Assume that \( x\in(a,b) \) and \( \varepsilon> 0 \) are given. Let \( \delta_1=\frac12\min\{x-a,b-x\} \) and let \( \delta_2> 0 \) be a real number such that \( y\in [x-\delta_2,x+\delta_2] \) implies \( |f(x)-f(y)|< \varepsilon \). The existence of \( \delta_2 \) follows from the continuity of \( f \). Let \( \delta=\min\{\delta_1,\delta_2\} \).

We will now prove that for each \( y\in(x-\delta, x+\delta) \) the inequality (1) is satisfied. Assume that \( y\in(x,x+\delta) \). The case \( y\in(x-\delta, x) \) is analogous. Let us denote by \( m \) and \( M \) the minimum and the maximum of \( f \) in the interval \( [x,y] \). The continuity of \( f \) implies the existence of these two numbers as well as \( [m,M]\subseteq \left(f(x)-\varepsilon, f(x)+\varepsilon\right) \). Since \( m\leq f(x)\leq M \) on \( [x,y] \) we have:
\[ m(y-x)\leq \int_x^y f(t)\,dt\leq M(y-x).\]
Notice that \( F(y)-F(x)=\int_x^yf(t)\,dt \) hence \[ \frac{F(y)-F(x)}{y-x}\in[m,M]\subseteq \left(f(x)-\varepsilon,f(x)+\varepsilon\right).\]
This completes the proof of the theorem.

Here we will present the formulation and the proof of the fundamental theorem of calculus. This theorem is also known as Newton-Leibnitz formula.

** Theorem (Fundamental Theorem of Calculus) **

If \( f \) is a continuous function on \( [a,b] \) and \( F \) its antiderivative, then \[ \int_a^b f(x)\,dx=F(b)-F(a).\]

*Remark.*
There are many generalizations of this theorem that can relax our assumptions of continuity of \( f \).

Let \( \delta> 0 \) and let \( (x_i)_{i=0}^n \) be an increasing sequence of numbers from the interval \( (a,b) \) such that \( x_0=a \), \( x_n=b \), and \( |x_{i+1}-x_i|\leq \delta \) for all \( i\in\{0,1,\dots, n-1\} \).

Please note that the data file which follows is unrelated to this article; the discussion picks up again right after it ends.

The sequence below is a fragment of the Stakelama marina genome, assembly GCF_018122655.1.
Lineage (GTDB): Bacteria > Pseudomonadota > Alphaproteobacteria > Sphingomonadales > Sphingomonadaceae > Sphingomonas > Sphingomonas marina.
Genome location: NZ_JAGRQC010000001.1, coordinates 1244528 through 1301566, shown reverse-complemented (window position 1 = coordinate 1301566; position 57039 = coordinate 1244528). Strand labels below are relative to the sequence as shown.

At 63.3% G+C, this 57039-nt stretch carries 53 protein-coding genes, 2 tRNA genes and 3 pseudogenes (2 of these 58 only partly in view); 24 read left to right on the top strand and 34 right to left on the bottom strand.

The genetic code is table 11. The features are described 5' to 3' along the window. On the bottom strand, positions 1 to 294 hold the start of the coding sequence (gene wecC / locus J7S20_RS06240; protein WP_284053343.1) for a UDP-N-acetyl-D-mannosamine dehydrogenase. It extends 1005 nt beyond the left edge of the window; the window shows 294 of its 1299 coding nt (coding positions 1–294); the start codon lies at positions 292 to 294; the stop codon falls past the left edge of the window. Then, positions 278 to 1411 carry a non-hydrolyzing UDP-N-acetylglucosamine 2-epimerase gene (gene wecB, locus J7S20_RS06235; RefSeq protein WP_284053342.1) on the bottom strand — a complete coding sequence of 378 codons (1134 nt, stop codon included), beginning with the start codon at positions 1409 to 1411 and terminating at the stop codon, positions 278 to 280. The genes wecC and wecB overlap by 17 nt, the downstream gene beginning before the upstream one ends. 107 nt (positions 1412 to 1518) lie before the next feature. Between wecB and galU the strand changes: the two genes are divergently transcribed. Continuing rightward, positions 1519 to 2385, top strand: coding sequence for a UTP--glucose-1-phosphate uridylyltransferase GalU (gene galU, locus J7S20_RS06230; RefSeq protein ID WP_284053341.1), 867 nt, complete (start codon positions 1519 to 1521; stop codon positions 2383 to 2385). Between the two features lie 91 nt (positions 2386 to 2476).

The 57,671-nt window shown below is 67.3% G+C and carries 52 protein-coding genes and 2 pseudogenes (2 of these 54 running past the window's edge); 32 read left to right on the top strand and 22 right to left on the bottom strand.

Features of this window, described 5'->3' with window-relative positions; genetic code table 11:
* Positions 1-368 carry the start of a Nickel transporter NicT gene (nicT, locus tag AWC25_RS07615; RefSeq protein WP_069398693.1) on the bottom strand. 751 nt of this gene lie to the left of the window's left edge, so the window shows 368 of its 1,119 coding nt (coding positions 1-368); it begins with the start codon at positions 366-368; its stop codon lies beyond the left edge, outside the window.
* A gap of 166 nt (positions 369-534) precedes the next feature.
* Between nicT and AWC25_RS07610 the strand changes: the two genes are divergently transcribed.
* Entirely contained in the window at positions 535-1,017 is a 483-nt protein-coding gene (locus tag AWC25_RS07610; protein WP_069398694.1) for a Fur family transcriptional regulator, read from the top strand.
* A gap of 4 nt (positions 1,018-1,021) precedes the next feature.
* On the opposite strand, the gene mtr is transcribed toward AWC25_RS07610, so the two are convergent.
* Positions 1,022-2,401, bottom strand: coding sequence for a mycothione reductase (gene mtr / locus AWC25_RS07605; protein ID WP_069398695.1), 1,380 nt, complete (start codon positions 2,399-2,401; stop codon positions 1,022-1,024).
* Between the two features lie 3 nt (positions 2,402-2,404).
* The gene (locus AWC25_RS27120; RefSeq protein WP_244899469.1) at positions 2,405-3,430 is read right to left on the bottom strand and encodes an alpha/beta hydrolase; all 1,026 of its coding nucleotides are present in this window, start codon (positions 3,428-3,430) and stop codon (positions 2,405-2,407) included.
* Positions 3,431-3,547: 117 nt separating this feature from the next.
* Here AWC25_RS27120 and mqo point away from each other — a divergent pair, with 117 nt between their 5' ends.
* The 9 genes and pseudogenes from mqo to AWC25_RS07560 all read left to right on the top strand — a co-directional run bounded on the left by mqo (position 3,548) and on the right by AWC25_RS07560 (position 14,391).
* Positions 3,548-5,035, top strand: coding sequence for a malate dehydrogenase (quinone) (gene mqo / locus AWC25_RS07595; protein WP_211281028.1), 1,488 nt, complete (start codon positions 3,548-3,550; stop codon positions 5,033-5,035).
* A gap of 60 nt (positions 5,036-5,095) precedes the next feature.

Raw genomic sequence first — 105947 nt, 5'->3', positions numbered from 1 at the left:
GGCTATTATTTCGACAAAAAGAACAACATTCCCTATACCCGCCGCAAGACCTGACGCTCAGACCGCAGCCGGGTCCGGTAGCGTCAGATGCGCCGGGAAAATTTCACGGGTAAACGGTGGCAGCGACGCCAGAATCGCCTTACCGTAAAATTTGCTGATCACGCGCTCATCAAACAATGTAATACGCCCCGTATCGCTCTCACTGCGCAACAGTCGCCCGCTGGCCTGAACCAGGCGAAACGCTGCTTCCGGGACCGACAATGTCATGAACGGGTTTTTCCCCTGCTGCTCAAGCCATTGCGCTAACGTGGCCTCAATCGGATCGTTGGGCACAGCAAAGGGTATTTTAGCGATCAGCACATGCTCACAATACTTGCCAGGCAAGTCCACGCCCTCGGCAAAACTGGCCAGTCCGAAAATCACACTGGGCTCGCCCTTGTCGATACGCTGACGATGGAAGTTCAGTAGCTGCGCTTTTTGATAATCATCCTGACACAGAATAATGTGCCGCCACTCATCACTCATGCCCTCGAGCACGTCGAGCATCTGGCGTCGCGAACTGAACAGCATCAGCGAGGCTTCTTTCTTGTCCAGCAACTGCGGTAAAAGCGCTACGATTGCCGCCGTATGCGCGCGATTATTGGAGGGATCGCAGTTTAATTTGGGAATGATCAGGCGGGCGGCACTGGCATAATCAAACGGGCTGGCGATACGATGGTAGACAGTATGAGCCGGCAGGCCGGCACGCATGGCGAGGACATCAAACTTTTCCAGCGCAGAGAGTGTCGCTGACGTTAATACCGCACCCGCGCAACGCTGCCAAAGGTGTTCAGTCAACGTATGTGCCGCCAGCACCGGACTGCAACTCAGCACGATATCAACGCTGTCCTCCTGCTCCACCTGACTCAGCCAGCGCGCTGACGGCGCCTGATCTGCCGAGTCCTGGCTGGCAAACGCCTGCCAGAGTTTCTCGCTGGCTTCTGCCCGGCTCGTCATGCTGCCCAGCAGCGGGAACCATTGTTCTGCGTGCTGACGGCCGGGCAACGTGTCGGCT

According to the mean-value theorem, there exists a sequence of real numbers \( (\xi_i)_{i=0}^{n-1} \) such that \( \xi_i\in(x_i,x_{i+1}) \) and \[ \frac{F(x_{i+1})-F(x_i)}{x_{i+1}-x_i}=F^{\prime}(\xi_i).\] The following equality holds: \[ F(b)-F(a)=\sum_{i=0}^{n-1} F(x_{i+1})-F(x_i)=\sum_{i=0}^{n-1} F^{\prime}(\xi_i)\cdot (x_{i+1}-x_i)=\sum_{i=0}^{n-1} f(\xi_i)\cdot (x_{i+1}-x_i).\]
The last sum converges to \( \int_a^b f(x)\,dx \) as \( \delta\to0 \).

## Examples

In evaluating the integrals \( \displaystyle \int_a^bf(x)\,dx \) one needs to find an antiderivative \( F \) of the function \( f \), and to calculate \( F(b)-F(a) \). The notation \( \displaystyle \left.F(x)\right|_{a}^b \) is often used to replace the expression \( F(b)-F(a) \). Sometimes we also use \( \displaystyle \left.F(x)\right|_{x=a}^{x=b} \) for the same purpose especially if the function \( F \) depends on some other parameters and we want to avoid any possible ambiguity.

** Example 1. **

Evaluate the integral \( \displaystyle \int_0^6x^2\,dx \).

Since \( F(x)=\frac{x^3}3 \) satisfies \( F^{\prime}(x)=x^2 \) we have that \[ \int_0^6x^2\,dx= \left.\frac{x^3}3\right|_{x=0}^{x=6}=\frac{6^3}{3}-0=72.\]

** Example 2. **

Evaluate the integral \( \displaystyle \int_0^{\frac{\pi}2}\cos x\,dx \).

The antiderivative of \( \cos x \) is \( \sin x \). More precisely, \( \left(\sin x\right)^{\prime}=\cos x \) hence:
\[ \int_0^{\frac{\pi}2}\cos x\,dx=\left.\sin x\right|_0^{\frac{\pi}2}=\sin\frac{\pi}2-\sin 0=1.\]

** Example 3. **

Evaluate the integral \( \displaystyle \int_1^e\ln x\,dx \).

Notice that the function \( F(x)=x\ln x-x \) satisfies \( F^{\prime}(x)=\ln x \). Therefore \[ \int_1^e\ln x\,dx=\left. \left(x\ln x-x\right)\right|_1^e=e\ln e-e-1\ln1+1=
e-e-0+1=1.\]

*Remark.* We found the anti-derivative of \( \ln x \) using *guessing*. Once we cover the integration by parts we will see that there is a method for calculating the anti-derivative of \( \ln x \) that does not involve magic. Guessing will always remain an option, but one should try to learn more dependable methods.